Journalism experts: Snapchat isn’t a snap, but it’s worth a try

Journalism experts: Snapchat isn’t a snap, but it’s worth a try

To help capture the New Year’s Eve revelry in Times Square, The New York Times relied on the usual means but also turned to an emerging avenue for storytelling -- Snapchat. The Times is among a growing number of media outlets, including NPR, CNN, ESPN and The Wall Street Journal, that are adding Snapchat to their storytelling toolboxes.

Snapchat, a mobile app introduced in 2011, lets users send and receive videos and photos, but the content can be viewed for only a short period. The content’s brief lifespan isn’t deterring some professional storytellers from giving Snapchat a go, though.

Chris Snider, assistant professor of multimedia at Drake University in Des Moines, Iowa, says Snapchat holds promise for journalists “because it’s a great storytelling platform with some creative tools like drawing, adding text over photos and mixing photos and videos to tell a story. And it has a very engaged audience that is paying attention to what is posted there.”

So, what does the rise of Snapchat in journalism mean for media outlets of all shapes and sizes?

Snider recommends that journalists, bloggers and others in the digital information realm download the Snapchat app and learn how to use it.

“Snapchat is not easy. You can’t just throw up some links like on Twitter and Facebook and call it a day,” says Snider, a former editor at the Des Moines Register. “You have to understand Snapchat and know how to use it the right way.”

Robert Quigley, senior lecturer in the University of Texas at Austin’s School of Journalism, suggests experimenting with Snapchat and shaking off any preconceived notions about Snapchat.

“It can be a powerful storytelling tool and the audience is there,” Quigley says, “so now is the time to jump in.”

While Snapchat may involve a learning curve, it does offer versatility in reporting about everything from college bowl games to presidential campaigns, according to Quigley.

Several major media outlets have signed up for Snapchat’s premium Discover feature, which Quigley describes as a hybrid between print and broadcast. Outside the Discover feature, any journalist or blogger can set up a Snapchat account and tell stories, he says. Snapchat Stories, which last just 24 hours, involve a series of videos, photos and text.

Quigley says some of his University of Texas students employed Snapchat when they contributed to a recent Austin American-Statesman series about the tech culture in Austin. Nearly all of Quigley’s students at UT use Snapchat each day, he says. According to comScore, 71 percent of Snapchat’s American users fall into the 18-34 age group -- a group that practically has grown up with social media.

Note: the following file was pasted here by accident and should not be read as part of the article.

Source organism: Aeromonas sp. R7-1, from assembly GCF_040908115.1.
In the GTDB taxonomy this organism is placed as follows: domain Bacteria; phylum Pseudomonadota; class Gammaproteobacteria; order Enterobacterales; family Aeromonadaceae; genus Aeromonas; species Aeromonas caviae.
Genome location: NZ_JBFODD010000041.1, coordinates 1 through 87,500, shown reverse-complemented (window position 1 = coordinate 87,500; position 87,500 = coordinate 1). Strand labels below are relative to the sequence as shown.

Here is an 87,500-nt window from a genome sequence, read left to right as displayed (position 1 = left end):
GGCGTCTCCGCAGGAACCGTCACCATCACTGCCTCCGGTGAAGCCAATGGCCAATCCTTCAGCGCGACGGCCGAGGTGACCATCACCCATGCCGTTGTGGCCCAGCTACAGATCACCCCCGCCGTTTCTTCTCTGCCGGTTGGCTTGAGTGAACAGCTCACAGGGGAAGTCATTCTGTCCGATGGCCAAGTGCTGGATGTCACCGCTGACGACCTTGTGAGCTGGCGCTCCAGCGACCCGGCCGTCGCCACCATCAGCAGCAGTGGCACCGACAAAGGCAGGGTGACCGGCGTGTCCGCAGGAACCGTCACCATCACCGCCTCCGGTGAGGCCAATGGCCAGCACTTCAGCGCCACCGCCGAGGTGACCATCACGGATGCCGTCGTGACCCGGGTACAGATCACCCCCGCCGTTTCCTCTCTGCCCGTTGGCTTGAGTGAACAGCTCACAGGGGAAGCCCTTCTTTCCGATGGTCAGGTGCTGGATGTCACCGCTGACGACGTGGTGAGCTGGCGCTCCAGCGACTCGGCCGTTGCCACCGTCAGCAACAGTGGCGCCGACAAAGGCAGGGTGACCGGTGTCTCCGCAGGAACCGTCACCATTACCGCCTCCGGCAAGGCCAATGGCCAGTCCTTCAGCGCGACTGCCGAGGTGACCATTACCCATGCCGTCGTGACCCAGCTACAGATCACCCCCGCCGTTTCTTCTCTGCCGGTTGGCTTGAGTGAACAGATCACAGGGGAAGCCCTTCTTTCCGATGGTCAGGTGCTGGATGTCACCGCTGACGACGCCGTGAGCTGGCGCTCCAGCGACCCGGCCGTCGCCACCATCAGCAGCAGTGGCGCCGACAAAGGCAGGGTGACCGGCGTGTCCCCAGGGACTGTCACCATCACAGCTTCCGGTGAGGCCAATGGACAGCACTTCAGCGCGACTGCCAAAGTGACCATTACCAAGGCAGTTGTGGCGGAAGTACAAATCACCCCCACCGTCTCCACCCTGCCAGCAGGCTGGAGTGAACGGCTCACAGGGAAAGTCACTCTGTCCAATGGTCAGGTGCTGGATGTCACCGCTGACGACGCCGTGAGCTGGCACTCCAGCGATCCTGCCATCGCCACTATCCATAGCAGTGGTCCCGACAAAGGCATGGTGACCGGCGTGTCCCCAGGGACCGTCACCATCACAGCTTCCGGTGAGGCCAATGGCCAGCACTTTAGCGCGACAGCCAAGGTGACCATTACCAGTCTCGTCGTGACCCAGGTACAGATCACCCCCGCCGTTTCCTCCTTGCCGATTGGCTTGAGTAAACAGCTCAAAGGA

“Snapchat is a natural broadcast medium, which is a first for social media. By that, I mean the person posting a Snapchat Story is broadcasting out a nearly live video news feed,” says Quigley, who previously worked for the Austin American-Statesman.

Katie Hawkins-Gaar, a member of the digital innovation faculty at the Poynter Institute, says Snapchat represents a reprieve from the short attention spans that plague much of the digital world.

“Even though there's no fancy camera work or editing, the intimate nature of Snapchat makes it feel like the story you’re watching was made especially for you,” says Hawkins-Gaar, a former editor at CNN.

Of course, given the relative newness of Snapchat, the technology isn’t without its potential faults as a storytelling tool for journalists and bloggers:

  • Unlike Facebook or Twitter, Snapchat isn’t designed to drive traffic to a website or blog. Snapchat content doesn’t contain links, Quigley says, and Snapchat lacks the ability to tap your smartphone screen to get more information or take you outside the app.
  • The Discover feature, which Quigley describes as “the slickest way to display content,” is available only to major media partners.
  • You can’t go back and edit Snapchat posts, Quigley says, so you’re stuck reshooting clips if you’re not happy with the way they turned out.
  • Much of the content on Snapchat leans toward the light-hearted, so journalists need to be careful about striking the right tone when covering serious stories, Hawkins-Gaar says.

Snider says: “So there are lots of excuses not to use it, but I say jump in anyway and see where the current tools lead you.”

John Egan is editor in chief at LawnStarter, an Austin, Texas-based startup that helps people find, schedule and manage lawn care services.

Photo: Snapchat logo screenshot via

Learn how to get more press, set up alerts that are "better than Google Alerts" and make reports on the impact of articles.

Request a Muck Rack Demo